He Who Hesitates May Lose Gammon
Paul Magriel, 1977
New York Times, October 20, 1977
Nothing is more exasperating in backgammon that to have a gammon within your grasp, only to be hit in the bearoff. By making the proper percentage play, the skillful player finds himself less often bemoaning such accidents. The situation described here occurs frequently in practice, yet, surprisingly, few players know the correct procedure.

Black to play 4-2.

In the diagrammed position, Black, with all 15 men in his home board, is ready to begin bearing off. Black has a 4-2 to play which gives him two options:

  1. He can play 4/off, 2/off, bearing two men off.
  2. He can play 6/off, using the whole roll to bear a single man off the 6-point.

The novice may choose option 1, simply to remove his men as quickly as possible. This approach is superficial. Black’s objective is to bear off all his men as safely as possible, not necessarily as quickly as possible. As long as he avoids being hit, both the game and the gammon as assured.

The problem confronting Black is to find the safest procedure. Because White holds the 5-point, the danger lies in clearing the 6-point. Thus the only relevant difference between the two options is the number of men that would remain on the 6-point after each play. A more experienced player will attempt to assess the options by using his knowledge of the odds. He computes how many ways, in each case, Black would be forced to leave a man exposed on the 6-point on the following roll:

Option 1: 4/off, 2/off
Option 2: 6/off
Option 1. This leaves three men on the 6-point and forces Black to give a shot only if Black rolls a 6-5 (two ways out of a possible 36).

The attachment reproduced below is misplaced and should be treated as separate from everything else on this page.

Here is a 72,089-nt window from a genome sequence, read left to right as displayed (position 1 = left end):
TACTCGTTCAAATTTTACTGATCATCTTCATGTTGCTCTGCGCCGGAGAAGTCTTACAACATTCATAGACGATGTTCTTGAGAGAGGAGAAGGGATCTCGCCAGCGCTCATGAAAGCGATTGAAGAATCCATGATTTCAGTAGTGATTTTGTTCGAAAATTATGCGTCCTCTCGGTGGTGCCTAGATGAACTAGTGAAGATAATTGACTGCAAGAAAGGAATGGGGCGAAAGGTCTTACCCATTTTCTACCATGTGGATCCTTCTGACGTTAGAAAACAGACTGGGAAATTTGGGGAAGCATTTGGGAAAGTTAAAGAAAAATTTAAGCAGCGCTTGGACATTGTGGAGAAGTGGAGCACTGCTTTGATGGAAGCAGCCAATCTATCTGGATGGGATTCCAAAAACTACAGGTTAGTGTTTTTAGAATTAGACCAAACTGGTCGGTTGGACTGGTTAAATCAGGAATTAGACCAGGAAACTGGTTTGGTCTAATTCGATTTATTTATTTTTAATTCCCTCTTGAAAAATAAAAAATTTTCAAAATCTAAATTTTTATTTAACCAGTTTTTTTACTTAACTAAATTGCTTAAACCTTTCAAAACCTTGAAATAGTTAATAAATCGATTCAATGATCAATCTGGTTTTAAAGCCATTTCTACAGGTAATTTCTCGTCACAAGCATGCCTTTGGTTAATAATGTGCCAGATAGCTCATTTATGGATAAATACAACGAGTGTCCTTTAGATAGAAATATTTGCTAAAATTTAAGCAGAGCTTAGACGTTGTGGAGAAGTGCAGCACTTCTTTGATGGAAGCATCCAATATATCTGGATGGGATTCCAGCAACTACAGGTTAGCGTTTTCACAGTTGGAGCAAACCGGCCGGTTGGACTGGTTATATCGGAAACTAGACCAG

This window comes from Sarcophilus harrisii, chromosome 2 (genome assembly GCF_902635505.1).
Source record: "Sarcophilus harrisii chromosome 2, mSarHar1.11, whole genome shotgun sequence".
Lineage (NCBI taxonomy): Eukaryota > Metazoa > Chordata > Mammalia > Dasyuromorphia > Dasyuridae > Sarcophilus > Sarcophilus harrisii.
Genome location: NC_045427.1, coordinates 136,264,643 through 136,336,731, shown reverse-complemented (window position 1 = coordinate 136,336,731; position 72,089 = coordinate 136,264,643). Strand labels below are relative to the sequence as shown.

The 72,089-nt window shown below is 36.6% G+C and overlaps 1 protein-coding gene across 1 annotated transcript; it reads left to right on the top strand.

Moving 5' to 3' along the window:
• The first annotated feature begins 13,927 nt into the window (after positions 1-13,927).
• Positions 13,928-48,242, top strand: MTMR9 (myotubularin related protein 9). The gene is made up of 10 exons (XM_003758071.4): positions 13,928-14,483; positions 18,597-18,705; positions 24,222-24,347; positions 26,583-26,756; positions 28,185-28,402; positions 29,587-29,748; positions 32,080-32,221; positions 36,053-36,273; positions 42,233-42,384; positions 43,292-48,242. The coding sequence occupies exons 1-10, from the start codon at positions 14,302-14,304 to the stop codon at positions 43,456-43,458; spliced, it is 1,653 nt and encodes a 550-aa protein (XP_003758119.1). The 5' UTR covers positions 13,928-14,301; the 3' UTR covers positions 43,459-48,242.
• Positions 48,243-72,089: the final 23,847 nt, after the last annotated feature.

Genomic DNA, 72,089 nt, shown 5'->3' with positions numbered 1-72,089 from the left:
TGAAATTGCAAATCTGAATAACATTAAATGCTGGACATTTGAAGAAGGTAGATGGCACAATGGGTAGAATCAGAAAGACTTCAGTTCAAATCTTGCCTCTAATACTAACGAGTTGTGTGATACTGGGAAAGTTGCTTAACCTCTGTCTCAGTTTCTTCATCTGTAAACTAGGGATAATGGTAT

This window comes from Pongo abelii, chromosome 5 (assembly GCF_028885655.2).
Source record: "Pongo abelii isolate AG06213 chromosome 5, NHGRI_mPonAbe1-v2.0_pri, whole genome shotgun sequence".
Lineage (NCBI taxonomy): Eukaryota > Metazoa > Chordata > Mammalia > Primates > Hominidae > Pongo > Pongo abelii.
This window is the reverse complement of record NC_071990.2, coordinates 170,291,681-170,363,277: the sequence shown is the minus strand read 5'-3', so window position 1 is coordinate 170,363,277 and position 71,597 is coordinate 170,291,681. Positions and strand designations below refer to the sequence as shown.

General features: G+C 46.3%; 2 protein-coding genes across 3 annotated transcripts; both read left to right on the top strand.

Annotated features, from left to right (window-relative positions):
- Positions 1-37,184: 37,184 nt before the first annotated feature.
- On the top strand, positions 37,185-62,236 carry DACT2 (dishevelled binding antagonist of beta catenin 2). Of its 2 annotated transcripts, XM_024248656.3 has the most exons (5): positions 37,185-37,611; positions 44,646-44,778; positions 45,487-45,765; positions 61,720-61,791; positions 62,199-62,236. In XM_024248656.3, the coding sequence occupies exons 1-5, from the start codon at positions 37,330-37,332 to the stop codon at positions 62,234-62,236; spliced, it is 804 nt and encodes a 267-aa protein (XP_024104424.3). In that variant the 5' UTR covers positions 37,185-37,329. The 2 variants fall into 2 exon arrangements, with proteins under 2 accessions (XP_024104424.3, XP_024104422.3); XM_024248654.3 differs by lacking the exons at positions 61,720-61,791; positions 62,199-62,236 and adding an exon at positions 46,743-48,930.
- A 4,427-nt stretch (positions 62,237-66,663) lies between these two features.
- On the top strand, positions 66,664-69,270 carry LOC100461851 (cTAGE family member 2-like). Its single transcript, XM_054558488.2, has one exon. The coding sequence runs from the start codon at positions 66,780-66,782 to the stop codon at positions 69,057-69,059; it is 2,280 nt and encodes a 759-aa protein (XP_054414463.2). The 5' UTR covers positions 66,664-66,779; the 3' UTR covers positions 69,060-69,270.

Option 2. This leaves two men on the 6-point and forces Black to leave a shot next time with either 6-1 or 5-1 (four ways out of 36).

Based on this comparison an experienced player, like the novice, would also choose option 1, for its apparent safety value. However, the expert sees a flaw in option 1. In backgammon, sometimes a little knowledge of the odds can be misleading.

The safety of option 1 is illusory. This play is safer only on the very next roll. Black must instead consider the overall problem of removing all his men from the 6-point. Option 1 is ultimately more dangerous because Black only delays clearing the 6-point. Unless Black is lucky enough to roll a double, he will eventually reach the option 2 result anyway — two men on the 6 point. He is merely postponing the same danger he was trying to avoid. Thus option 1 places Black in double jeopardy; that is he exposes himself both to the risk of rolling a 6-5 in the three-man position immediately and later to the risk of rolling a 6-1 or a 5-1 in the two-man position.

The correct play, 6/off, immediately prepares Black to clear the 6-point, without first incurring an additional risk. This play, even though twice as dangerous on the next roll, is safer overall. In fact, a refined mathematical analysis shows that Black is actually 30 percent more likely to be hit sometime during the bearoff by exposing himself to double jeopardy with the incorrect play.

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Tom Keith 2013 
Money play
White owns 2-cube
Black rolls 4-2

1296 games with VR
Checker play: 2-ply
Cube play: 3-ply Red

4-2: Game BG   Equity
1 6/off W
+1.8814 x  Option 2
2 4/off, 2/off W
+1.8640 (0.0174)  Option 1

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